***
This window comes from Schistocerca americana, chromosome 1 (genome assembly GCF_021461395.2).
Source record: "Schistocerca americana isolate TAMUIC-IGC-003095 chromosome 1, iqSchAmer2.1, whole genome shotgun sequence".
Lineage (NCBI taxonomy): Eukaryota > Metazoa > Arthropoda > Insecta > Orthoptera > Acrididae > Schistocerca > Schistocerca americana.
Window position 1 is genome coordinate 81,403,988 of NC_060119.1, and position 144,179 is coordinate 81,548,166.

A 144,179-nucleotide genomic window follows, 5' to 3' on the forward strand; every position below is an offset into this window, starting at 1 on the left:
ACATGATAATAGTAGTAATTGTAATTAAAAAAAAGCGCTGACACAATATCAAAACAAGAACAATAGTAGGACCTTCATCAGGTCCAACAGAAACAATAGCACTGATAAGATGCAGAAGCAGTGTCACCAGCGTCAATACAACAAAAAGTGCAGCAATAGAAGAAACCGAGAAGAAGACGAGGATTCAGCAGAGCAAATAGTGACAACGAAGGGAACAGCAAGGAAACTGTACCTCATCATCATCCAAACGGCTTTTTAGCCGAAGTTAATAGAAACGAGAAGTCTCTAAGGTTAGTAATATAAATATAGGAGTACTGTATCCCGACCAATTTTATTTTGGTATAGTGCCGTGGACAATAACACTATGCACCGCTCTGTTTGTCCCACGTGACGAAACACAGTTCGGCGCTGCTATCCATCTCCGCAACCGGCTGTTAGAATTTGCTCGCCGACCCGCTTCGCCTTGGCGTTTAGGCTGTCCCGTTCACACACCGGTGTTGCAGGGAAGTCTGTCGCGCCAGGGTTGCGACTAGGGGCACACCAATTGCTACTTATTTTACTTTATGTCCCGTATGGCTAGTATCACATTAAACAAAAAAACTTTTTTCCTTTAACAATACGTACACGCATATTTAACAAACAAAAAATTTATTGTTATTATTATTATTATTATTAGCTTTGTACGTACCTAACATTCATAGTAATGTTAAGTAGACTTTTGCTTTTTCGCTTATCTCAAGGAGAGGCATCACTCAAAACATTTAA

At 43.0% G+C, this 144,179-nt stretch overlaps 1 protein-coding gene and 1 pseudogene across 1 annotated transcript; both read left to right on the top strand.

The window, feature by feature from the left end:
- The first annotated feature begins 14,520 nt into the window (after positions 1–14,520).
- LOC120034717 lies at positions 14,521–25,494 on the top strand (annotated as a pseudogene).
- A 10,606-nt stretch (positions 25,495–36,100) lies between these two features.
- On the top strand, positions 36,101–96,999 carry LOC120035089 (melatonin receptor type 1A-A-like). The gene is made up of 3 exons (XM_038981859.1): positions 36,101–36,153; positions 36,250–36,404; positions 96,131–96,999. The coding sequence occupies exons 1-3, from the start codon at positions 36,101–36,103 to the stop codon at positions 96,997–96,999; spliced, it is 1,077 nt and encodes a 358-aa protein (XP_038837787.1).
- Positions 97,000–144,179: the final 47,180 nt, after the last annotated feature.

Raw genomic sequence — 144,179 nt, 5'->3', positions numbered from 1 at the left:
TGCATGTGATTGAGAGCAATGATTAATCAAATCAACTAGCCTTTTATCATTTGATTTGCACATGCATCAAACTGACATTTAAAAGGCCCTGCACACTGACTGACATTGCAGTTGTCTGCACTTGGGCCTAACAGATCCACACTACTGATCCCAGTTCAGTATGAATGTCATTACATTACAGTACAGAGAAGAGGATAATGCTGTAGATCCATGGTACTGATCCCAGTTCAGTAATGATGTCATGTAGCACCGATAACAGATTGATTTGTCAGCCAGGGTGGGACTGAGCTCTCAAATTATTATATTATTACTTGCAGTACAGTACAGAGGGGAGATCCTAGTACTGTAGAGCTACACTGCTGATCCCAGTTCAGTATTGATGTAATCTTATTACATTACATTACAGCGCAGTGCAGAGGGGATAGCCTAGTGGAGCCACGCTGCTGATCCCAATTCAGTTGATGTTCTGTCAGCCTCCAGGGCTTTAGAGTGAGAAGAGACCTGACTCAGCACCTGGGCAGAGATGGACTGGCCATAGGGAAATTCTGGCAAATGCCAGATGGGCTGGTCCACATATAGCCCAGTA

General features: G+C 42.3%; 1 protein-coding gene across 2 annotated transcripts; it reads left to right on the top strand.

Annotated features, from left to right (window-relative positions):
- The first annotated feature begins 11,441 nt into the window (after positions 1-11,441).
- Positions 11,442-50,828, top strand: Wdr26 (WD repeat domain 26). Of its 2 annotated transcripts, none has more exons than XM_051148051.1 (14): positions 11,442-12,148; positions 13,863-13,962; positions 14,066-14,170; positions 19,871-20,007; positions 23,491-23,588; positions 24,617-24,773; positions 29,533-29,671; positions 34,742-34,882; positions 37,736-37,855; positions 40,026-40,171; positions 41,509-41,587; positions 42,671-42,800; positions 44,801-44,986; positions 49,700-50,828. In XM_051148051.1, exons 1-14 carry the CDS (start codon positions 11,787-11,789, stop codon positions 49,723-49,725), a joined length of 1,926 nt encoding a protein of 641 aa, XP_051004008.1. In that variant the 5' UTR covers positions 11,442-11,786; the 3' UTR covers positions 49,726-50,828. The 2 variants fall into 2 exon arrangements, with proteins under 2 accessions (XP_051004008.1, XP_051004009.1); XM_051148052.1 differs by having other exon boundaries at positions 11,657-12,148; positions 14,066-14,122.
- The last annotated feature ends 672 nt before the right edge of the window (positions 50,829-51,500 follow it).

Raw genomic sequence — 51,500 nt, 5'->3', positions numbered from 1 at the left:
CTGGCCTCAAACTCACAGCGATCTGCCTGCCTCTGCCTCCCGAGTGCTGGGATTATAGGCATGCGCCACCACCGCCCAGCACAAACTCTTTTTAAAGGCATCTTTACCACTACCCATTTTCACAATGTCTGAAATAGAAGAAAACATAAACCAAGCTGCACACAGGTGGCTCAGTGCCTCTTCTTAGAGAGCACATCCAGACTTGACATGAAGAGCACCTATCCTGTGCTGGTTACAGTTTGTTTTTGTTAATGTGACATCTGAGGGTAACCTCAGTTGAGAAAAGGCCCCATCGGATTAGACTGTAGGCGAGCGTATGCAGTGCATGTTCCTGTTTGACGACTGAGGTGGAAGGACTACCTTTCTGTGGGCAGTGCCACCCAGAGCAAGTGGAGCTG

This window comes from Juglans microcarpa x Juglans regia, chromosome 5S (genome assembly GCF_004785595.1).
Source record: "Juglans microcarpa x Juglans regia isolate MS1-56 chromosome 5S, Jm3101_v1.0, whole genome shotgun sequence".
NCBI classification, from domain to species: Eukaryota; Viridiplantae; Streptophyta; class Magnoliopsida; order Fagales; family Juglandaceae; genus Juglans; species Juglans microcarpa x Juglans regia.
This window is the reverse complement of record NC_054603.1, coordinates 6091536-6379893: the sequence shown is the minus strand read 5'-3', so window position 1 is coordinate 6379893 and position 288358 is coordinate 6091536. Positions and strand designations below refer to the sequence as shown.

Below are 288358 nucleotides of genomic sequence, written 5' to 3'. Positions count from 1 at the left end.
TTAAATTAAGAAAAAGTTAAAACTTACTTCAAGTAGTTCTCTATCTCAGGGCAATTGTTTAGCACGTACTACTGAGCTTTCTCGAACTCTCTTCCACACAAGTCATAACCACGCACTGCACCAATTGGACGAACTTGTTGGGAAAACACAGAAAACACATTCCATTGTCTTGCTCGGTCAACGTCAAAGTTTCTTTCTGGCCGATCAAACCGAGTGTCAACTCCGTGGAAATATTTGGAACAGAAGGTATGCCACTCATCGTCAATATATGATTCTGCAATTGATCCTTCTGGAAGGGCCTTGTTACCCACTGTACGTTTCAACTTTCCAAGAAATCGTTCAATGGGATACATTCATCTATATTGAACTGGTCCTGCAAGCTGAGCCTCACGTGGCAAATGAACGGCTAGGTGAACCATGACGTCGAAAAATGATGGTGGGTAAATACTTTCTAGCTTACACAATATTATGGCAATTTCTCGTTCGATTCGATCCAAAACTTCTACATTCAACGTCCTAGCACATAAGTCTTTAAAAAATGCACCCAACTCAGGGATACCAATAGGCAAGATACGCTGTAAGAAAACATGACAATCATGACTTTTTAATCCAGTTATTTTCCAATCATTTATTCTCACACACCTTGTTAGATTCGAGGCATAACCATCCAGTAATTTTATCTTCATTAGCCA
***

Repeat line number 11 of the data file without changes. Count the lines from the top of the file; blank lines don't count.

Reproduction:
- A 10,606-nt stretch (positions 25,495–36,100) lies between these two features.